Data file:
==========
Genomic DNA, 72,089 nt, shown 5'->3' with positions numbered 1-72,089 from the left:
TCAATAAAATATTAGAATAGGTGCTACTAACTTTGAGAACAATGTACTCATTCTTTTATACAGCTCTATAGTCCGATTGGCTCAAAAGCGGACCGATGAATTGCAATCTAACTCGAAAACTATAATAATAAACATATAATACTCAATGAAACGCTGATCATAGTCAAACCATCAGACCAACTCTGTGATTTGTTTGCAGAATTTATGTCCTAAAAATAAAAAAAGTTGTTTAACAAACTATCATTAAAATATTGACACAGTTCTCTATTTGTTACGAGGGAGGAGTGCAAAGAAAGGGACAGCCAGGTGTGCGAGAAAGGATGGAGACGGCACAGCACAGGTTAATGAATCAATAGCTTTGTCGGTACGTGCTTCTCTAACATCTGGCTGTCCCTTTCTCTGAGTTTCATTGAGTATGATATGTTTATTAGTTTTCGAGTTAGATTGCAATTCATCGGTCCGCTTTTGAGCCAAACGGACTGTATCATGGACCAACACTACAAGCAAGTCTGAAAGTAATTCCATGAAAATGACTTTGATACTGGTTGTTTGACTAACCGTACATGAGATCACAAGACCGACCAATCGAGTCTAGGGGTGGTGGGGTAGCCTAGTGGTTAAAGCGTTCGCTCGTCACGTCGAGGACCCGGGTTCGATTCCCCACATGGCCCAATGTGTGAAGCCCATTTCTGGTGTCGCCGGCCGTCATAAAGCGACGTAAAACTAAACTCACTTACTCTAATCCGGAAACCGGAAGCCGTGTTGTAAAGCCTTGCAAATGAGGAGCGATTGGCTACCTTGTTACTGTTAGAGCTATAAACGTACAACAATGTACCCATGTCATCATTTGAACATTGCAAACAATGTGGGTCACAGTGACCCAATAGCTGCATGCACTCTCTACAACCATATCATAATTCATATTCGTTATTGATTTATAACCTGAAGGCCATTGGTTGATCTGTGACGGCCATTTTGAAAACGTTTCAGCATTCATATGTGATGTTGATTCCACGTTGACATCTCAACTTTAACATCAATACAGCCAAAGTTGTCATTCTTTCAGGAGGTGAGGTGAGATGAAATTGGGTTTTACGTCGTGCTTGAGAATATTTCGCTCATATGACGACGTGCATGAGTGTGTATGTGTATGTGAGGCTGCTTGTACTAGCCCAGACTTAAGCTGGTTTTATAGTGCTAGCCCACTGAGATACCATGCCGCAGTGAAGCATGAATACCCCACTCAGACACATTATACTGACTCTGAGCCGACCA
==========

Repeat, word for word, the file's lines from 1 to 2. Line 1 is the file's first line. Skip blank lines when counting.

Genomic DNA, 72,089 nt, shown 5'->3' with positions numbered 1-72,089 from the left:
TCAATAAAATATTAGAATAGGTGCTACTAACTTTGAGAACAATGTACTCATTCTTTTATACAGCTCTATAGTCCGATTGGCTCAAAAGCGGACCGATGAATTGCAATCTAACTCGAAAACTATAATAATAAACATATAATACTCAATGAAACGCTGATCATAGTCAAACCATCAGACCAACTCTGTGATTTGTTTGCAGAATTTATGTCCTAAAAATAAAAAAAGTTGTTTAACAAACTATCATTAAAATATTGACACAGTTCTCTATTTGTTACGAGGGAGGAGTGCAAAGAAAGGGACAGCCAGGTGTGCGAGAAAGGATGGAGACGGCACAGCACAGGTTAATGAATCAATAGCTTTGTCGGTACGTGCTTCTCTAACATCTGGCTGTCCCTTTCTCTGAGTTTCATTGAGTATGATATGTTTATTAGTTTTCGAGTTAGATTGCAATTCATCGGTCCGCTTTTGAGCCAAACGGACTGTATCATGGACCAACACTACAAGCAAGTCTGAAAGTAATTCCATGAAAATGACTTTGATACTGGTTGTTTGACTAACCGTACATGAGATCACAAGACCGACCAATCGAGTCTAGGGGTGGTGGGGTAGCCTAGTGGTTAAAGCGTTCGCTCGTCACGTCGAGGACCCGGGTTCGATTCCCCACATGGCCCAATGTGTGAAGCCCATTTCTGGTGTCGCCGGCCGTCATAAAGCGACGTAAAACTAAACTCACTTACTCTAATCCGGAAACCGGAAGCCGTGTTGTAAAGCCTTGCAAATGAGGAGCGATTGGCTACCTTGTTACTGTTAGAGCTATAAACGTACAACAATGTACCCATGTCATCATTTGAACATTGCAAACAATGTGGGTCACAGTGACCCAATAGCTGCATGCACTCTCTACAACCATATCATAATTCATATTCGTTATTGATTTATAACCTGAAGGCCATTGGTTGATCTGTGACGGCCATTTTGAAAACGTTTCAGCATTCATATGTGATGTTGATTCCACGTTGACATCTCAACTTTAACATCAATACAGCCAAAGTTGTCATTCTTTCAGGAGGTGAGGTGAGATGAAATTGGGTTTTACGTCGTGCTTGAGAATATTTCGCTCATATGACGACGTGCATGAGTGTGTATGTGTATGTGAGGCTGCTTGTACTAGCCCAGACTTAAGCTGGTTTTATAGTGCTAGCCCACTGAGATACCATGCCGCAGTGAAGCATGAATACCCCACTCAGACACATTATACTGACTCTGAGCCGACCA